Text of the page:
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BTW, root is not secure in nature so yes, that option needs to be gotten rid of in the enterprise model.

Honestly if a company is using a container like good for enterprise, they only need to take care of the security and encryption of the container. Having root by it self won't explicitly compromise that. That and there ways to trick good to work with a rooted phone....

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You realize you just made the case for Knox? If you can get around a container, it is kinda pointless.

And no IT Admit would or should let a rooted phone on the network. It is not good business practices at all.

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There needs to be a way to elevate privileges for certain things, such as ways to reboot the phone (securely) and gps control, so that it can be useful without draining the battery. I understand that there are advantages to having location services always on for a business that wants to track a phone, but location services is not necessary to accomplish this - it's already triangulated from cell towers.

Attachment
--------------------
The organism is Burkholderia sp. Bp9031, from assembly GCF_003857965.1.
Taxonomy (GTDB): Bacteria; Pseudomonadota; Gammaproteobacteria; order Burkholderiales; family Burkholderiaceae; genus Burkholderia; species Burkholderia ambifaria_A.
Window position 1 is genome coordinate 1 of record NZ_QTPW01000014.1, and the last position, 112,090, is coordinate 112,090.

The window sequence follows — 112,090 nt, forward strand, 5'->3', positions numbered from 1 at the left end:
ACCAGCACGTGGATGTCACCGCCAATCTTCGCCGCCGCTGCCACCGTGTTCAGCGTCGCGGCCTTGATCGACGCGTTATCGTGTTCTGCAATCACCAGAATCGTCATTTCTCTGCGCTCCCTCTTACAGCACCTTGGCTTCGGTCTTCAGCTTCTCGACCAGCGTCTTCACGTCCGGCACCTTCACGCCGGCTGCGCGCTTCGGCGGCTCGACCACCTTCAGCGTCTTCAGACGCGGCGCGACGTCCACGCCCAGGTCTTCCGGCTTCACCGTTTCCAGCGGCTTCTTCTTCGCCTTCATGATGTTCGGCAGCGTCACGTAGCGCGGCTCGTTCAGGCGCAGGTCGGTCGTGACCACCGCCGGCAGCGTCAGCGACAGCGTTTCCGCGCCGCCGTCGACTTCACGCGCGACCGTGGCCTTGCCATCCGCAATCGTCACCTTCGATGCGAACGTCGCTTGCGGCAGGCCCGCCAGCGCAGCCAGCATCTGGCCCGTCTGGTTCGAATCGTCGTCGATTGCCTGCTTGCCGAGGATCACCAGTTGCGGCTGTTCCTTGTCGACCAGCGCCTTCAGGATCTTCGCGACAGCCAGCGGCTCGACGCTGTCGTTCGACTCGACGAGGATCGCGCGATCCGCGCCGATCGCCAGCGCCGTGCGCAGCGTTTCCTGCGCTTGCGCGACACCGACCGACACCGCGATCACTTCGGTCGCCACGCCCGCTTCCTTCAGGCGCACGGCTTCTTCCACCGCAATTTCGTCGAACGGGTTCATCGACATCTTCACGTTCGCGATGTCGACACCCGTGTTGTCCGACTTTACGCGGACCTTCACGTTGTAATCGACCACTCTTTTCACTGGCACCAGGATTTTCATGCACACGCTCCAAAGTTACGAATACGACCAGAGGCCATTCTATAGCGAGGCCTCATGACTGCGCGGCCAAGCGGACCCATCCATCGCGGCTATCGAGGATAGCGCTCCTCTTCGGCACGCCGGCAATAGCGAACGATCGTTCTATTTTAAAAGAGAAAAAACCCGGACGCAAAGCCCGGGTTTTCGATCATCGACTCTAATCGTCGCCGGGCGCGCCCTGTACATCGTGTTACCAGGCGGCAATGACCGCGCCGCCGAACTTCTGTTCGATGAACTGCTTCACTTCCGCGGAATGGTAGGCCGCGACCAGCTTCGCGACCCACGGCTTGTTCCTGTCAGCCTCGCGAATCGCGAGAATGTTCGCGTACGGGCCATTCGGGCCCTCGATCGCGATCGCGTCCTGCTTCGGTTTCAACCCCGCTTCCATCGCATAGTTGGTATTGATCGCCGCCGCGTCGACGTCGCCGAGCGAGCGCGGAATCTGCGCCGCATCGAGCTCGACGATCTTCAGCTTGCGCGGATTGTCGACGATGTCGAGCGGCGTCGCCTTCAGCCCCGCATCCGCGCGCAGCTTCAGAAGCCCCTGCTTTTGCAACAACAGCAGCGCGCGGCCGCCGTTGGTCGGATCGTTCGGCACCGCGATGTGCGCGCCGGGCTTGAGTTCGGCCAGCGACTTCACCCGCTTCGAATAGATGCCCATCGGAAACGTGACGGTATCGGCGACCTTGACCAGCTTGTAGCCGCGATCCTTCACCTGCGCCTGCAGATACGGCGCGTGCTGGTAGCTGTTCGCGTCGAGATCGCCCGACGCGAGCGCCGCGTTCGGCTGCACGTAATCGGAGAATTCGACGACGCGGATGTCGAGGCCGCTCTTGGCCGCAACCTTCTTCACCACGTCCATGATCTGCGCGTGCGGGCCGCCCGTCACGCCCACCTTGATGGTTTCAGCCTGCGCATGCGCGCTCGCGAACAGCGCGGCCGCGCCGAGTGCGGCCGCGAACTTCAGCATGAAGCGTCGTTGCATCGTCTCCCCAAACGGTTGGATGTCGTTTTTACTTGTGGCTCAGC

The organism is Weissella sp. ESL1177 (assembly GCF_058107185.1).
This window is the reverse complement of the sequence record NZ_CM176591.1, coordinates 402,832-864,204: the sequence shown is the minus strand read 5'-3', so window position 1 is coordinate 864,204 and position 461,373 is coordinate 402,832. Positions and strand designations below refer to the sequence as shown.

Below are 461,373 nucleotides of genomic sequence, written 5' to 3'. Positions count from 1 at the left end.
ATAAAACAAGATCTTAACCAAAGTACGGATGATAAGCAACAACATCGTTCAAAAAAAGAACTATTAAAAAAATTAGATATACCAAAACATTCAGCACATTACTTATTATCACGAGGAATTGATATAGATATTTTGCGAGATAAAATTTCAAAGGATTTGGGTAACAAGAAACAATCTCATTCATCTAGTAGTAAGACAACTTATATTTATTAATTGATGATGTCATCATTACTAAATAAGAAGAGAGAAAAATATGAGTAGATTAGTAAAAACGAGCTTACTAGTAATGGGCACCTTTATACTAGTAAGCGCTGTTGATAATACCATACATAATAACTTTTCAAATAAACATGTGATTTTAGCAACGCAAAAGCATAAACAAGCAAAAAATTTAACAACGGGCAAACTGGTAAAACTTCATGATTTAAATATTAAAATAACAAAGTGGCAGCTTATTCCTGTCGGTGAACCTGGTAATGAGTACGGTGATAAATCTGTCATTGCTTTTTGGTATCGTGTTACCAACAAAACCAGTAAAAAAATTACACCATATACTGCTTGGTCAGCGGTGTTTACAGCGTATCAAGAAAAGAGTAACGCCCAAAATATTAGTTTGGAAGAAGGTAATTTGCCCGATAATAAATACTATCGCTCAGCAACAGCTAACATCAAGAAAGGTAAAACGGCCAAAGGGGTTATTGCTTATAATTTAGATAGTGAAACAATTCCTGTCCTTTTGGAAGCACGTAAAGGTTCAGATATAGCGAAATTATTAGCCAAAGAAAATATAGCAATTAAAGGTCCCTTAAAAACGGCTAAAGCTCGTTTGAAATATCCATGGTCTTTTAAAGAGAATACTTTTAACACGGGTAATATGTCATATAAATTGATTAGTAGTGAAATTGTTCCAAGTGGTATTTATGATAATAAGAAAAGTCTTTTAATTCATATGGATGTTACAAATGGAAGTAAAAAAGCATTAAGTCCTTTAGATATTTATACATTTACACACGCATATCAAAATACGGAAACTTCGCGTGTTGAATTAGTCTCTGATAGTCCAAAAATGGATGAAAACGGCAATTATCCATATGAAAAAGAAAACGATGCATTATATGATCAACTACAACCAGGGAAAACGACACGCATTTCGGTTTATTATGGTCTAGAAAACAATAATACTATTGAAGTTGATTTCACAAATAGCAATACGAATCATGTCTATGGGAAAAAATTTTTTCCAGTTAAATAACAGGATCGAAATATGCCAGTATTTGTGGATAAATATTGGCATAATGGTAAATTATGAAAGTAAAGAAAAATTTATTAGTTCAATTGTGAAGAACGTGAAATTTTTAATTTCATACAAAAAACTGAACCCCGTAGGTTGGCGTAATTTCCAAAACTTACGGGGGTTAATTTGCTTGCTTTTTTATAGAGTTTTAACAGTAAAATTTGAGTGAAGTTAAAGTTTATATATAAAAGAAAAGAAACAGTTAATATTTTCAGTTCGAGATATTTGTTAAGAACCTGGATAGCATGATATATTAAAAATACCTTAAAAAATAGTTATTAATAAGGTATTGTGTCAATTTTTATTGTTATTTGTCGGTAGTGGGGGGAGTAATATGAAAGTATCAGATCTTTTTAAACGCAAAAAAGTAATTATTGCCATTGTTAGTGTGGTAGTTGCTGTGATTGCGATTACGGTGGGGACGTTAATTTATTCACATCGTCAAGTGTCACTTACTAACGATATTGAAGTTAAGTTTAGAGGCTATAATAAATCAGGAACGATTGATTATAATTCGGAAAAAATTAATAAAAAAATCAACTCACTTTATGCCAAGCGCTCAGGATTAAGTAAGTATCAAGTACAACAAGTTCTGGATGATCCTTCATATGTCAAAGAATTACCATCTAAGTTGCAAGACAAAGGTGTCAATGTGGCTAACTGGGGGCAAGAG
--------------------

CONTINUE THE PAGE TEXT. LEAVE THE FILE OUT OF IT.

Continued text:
Android should have incorporated something like this already, but has neglected to do so, so people pursue full scale rooting of their phones for things that could be handled in a much more trivial fashion. Such an ability is ALREADY available on any desktop/laptop, and has been for years. Android is essentially based on a Linux kernel that would easily support this, and it could still be easily controlled by corporate IT admins.